Now that I have two projects on the table, one in final stages of an R&R and the other still in the drafting process (20K words in), I keep feeling that sense of wonder at the way the words come together to form these stories. It’s like a drug, an adrenaline high!

But what I find most fascinating lately is that no matter how different the stories and characters and feel of each individual project, I love each one just as much, even if differently. Does that make sense? I wonder if this is how parents with more than one kid feel. I can’t completely wrap my mind around it.

SOUL MOUNTAIN was my first love. I breathed and lived this story, these characters for about two years, from the moment I dreamt it to the moment a former instructor encouraged me to write Jimmy and Emily’s story. I have that email printed and posted where I can see it, for the days when self-doubt rears her ugly head. It took me a little over a year to decide this was something I wanted to do and once I did, I couldn’t stop. SOUL MOUNTAIN tested me. It’s a fantasy, so there’s world-building involved. Quite a bit, actually, and in doing so, I learned so much. But essentially, though there are scenes that take place in the real world, locations with which I’m familiar, a good chunk of it takes place in another level. The process of creating this other world (or rather, this other dimension of our world) was fascinating. It was dreaming put to the max: I am master of this universe and I create the rules. Pretty darn cool! And challenging. But nonetheless amazing. I started Soul Mountain with a feeling, a pair of characters, and a scene. The possibilities grew from there.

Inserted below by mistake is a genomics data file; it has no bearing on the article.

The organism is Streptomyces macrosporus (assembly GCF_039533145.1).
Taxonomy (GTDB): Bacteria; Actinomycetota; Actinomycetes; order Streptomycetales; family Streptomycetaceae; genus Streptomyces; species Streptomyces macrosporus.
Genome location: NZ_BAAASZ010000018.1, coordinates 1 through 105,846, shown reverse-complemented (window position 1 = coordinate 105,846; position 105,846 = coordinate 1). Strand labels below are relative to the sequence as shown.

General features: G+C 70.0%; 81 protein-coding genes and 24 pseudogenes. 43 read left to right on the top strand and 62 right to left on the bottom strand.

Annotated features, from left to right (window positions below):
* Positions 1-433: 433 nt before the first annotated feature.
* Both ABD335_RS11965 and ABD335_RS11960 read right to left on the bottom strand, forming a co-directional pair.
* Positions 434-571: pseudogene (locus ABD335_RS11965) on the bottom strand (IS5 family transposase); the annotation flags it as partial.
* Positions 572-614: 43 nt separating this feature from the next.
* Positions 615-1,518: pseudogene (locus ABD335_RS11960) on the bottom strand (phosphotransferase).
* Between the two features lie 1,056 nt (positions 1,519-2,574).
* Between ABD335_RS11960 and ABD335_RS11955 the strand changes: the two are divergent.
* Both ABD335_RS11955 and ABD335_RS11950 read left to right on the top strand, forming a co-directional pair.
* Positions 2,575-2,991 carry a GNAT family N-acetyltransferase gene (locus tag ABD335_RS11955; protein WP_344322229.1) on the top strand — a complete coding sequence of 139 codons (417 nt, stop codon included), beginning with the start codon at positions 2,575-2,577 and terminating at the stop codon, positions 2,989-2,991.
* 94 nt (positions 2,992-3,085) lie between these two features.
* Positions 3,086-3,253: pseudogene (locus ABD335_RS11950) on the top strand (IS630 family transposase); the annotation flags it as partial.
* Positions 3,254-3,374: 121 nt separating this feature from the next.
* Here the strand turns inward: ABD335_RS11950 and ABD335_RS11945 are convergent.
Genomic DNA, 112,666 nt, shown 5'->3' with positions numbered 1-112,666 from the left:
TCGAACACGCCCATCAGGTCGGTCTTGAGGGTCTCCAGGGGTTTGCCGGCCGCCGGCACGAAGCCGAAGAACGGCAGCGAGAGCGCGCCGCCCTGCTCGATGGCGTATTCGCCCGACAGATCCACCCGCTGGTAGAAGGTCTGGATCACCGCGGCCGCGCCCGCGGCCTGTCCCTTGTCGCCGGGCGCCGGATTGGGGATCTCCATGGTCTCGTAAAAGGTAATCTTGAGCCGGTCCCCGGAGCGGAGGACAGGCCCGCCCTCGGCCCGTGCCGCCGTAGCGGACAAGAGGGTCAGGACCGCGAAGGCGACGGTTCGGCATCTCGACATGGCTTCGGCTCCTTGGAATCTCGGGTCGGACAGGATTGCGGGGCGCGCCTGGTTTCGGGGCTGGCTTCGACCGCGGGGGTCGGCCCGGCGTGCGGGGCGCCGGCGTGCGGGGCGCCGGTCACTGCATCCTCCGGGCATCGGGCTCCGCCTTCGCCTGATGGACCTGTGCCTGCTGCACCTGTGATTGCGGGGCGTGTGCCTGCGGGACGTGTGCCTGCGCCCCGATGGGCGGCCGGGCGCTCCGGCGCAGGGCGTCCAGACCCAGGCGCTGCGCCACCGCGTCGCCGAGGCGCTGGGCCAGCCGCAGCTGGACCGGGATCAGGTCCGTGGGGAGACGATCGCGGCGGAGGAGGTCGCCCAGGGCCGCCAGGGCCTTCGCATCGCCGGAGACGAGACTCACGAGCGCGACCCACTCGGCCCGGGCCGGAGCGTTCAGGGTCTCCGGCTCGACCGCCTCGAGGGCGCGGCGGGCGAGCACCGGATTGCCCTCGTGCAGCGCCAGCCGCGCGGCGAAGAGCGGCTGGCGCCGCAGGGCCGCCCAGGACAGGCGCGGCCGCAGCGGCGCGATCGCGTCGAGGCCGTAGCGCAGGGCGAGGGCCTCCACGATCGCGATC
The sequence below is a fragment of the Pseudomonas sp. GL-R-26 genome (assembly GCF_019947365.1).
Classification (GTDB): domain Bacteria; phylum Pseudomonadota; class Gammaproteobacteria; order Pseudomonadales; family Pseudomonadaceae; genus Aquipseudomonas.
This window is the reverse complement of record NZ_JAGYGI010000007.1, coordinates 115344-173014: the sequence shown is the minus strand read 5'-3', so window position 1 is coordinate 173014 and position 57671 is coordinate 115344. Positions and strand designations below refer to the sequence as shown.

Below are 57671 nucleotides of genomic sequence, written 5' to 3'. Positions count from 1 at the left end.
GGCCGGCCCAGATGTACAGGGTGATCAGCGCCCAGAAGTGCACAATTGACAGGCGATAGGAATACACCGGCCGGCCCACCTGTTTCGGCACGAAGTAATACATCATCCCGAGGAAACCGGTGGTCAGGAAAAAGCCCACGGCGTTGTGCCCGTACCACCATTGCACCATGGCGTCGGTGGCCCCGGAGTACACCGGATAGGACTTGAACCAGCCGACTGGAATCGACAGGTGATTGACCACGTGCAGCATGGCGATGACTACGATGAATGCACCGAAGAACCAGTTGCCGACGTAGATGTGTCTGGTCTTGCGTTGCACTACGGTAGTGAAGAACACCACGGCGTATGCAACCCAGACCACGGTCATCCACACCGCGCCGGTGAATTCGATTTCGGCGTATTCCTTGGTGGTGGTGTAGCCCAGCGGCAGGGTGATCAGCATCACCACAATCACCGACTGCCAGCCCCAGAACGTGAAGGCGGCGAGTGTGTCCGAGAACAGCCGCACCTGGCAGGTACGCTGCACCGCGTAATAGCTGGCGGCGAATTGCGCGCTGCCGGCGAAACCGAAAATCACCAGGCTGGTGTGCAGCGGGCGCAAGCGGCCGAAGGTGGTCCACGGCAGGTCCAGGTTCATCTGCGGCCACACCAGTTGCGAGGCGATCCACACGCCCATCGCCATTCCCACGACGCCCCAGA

For THROUGH THE WALLED CITY, I wanted to turn to something that has always called my attention: magical realism. It was my focus for my MA thesis and I’ve long since admired the works of Gabriel Garcia Marquez, Isabel Allende, and Toni Morrison. So when I set out to brainstorm this story, I started with a setting (I wanted to tell a story in Cartagena, Colombia) and the desire to explore the magic of this city. Then came the main character, Micaela Uribe, who just sassed her way into the story. The rest started coming together as I researched the magnificent, and oftentimes turbulent history of Cartagena. And what a different experience writing it has been! Though there is some magic and I have to work out the myth that is accepted as real, TTWC is rooted in the here and now. And the best part hands down has been getting to write about that which makes me Colombian: the food, the people, the experiences. It’s like tapping into my memories, my experiences growing up while straddling both the Colombian and American realities while molding this story. It’s pretty awesome!